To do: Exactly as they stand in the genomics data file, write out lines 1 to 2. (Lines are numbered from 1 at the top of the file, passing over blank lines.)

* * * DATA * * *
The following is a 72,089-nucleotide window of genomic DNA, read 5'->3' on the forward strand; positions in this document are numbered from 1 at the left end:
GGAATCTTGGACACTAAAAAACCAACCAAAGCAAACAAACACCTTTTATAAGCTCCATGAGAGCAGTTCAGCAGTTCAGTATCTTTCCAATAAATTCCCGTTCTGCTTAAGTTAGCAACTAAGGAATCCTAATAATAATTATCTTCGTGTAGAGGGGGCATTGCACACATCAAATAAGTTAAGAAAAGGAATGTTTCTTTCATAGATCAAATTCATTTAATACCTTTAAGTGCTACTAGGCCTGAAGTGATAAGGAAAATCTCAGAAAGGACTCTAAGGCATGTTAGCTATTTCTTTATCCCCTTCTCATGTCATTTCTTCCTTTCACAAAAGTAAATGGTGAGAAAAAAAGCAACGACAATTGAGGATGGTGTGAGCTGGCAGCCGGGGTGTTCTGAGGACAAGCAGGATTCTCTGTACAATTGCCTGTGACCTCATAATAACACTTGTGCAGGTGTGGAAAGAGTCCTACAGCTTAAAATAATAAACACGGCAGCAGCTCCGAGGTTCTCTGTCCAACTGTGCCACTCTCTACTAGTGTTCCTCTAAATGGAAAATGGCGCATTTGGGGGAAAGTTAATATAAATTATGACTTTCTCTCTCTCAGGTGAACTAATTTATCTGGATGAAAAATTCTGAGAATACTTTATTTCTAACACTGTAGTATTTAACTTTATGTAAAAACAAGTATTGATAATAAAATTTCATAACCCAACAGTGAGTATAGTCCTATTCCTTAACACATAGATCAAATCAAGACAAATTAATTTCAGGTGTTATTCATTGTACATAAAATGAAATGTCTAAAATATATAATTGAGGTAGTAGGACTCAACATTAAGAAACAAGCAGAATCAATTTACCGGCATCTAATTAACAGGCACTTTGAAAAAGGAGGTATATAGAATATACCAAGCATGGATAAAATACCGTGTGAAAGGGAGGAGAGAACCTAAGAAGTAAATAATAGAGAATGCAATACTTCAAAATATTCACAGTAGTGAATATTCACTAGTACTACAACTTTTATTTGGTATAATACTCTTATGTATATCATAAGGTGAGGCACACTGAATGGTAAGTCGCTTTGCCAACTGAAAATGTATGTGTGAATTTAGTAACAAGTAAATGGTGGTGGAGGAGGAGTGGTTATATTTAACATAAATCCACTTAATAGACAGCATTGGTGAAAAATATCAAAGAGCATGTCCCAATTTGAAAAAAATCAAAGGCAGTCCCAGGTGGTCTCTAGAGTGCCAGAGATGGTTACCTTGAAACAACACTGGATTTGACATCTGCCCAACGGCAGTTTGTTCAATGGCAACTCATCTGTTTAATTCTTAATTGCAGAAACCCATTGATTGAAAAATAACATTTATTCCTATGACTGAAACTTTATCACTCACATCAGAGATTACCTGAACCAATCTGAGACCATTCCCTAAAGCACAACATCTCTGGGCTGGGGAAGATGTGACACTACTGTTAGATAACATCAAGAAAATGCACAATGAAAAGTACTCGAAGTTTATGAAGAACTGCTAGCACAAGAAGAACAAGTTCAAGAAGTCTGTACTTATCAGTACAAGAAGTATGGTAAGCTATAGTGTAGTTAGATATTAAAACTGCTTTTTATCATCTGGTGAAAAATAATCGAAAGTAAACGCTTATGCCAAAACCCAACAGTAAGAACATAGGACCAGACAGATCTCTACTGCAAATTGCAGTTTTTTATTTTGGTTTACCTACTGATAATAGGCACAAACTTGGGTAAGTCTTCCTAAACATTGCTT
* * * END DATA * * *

The following is a 72,089-nucleotide window of genomic DNA, read 5'->3' on the forward strand; positions in this document are numbered from 1 at the left end:
GGAATCTTGGACACTAAAAAACCAACCAAAGCAAACAAACACCTTTTATAAGCTCCATGAGAGCAGTTCAGCAGTTCAGTATCTTTCCAATAAATTCCCGTTCTGCTTAAGTTAGCAACTAAGGAATCCTAATAATAATTATCTTCGTGTAGAGGGGGCATTGCACACATCAAATAAGTTAAGAAAAGGAATGTTTCTTTCATAGATCAAATTCATTTAATACCTTTAAGTGCTACTAGGCCTGAAGTGATAAGGAAAATCTCAGAAAGGACTCTAAGGCATGTTAGCTATTTCTTTATCCCCTTCTCATGTCATTTCTTCCTTTCACAAAAGTAAATGGTGAGAAAAAAAGCAACGACAATTGAGGATGGTGTGAGCTGGCAGCCGGGGTGTTCTGAGGACAAGCAGGATTCTCTGTACAATTGCCTGTGACCTCATAATAACACTTGTGCAGGTGTGGAAAGAGTCCTACAGCTTAAAATAATAAACACGGCAGCAGCTCCGAGGTTCTCTGTCCAACTGTGCCACTCTCTACTAGTGTTCCTCTAAATGGAAAATGGCGCATTTGGGGGAAAGTTAATATAAATTATGACTTTCTCTCTCTCAGGTGAACTAATTTATCTGGATGAAAAATTCTGAGAATACTTTATTTCTAACACTGTAGTATTTAACTTTATGTAAAAACAAGTATTGATAATAAAATTTCATAACCCAACAGTGAGTATAGTCCTATTCCTTAACACATAGATCAAATCAAGACAAATTAATTTCAGGTGTTATTCATTGTACATAAAATGAAATGTCTAAAATATATAATTGAGGTAGTAGGACTCAACATTAAGAAACAAGCAGAATCAATTTACCGGCATCTAATTAACAGGCACTTTGAAAAAGGAGGTATATAGAATATACCAAGCATGGATAAAATACCGTGTGAAAGGGAGGAGAGAACCTAAGAAGTAAATAATAGAGAATGCAATACTTCAAAATATTCACAGTAGTGAATATTCACTAGTACTACAACTTTTATTTGGTATAATACTCTTATGTATATCATAAGGTGAGGCACACTGAATGGTAAGTCGCTTTGCCAACTGAAAATGTATGTGTGAATTTAGTAACAAGTAAATGGTGGTGGAGGAGGAGTGGTTATATTTAACATAAATCCACTTAATAGACAGCATTGGTGAAAAATATCAAAGAGCATGTCCCAATTTGAAAAAAATCAAAGGCAGTCCCAGGTGGTCTCTAGAGTGCCAGAGATGGTTACCTTGAAACAACACTGGATTTGACATCTGCCCAACGGCAGTTTGTTCAATGGCAACTCATCTGTTTAATTCTTAATTGCAGAAACCCATTGATTGAAAAATAACATTTATTCCTATGACTGAAACTTTATCACTCACATCAGAGATTACCTGAACCAATCTGAGACCATTCCCTAAAGCACAACATCTCTGGGCTGGGGAAGATGTGACACTACTGTTAGATAACATCAAGAAAATGCACAATGAAAAGTACTCGAAGTTTATGAAGAACTGCTAGCACAAGAAGAACAAGTTCAAGAAGTCTGTACTTATCAGTACAAGAAGTATGGTAAGCTATAGTGTAGTTAGATATTAAAACTGCTTTTTATCATCTGGTGAAAAATAATCGAAAGTAAACGCTTATGCCAAAACCCAACAGTAAGAACATAGGACCAGACAGATCTCTACTGCAAATTGCAGTTTTTTATTTTGGTTTACCTACTGATAATAGGCACAAACTTGGGTAAGTCTTCCTAAACATTGCTT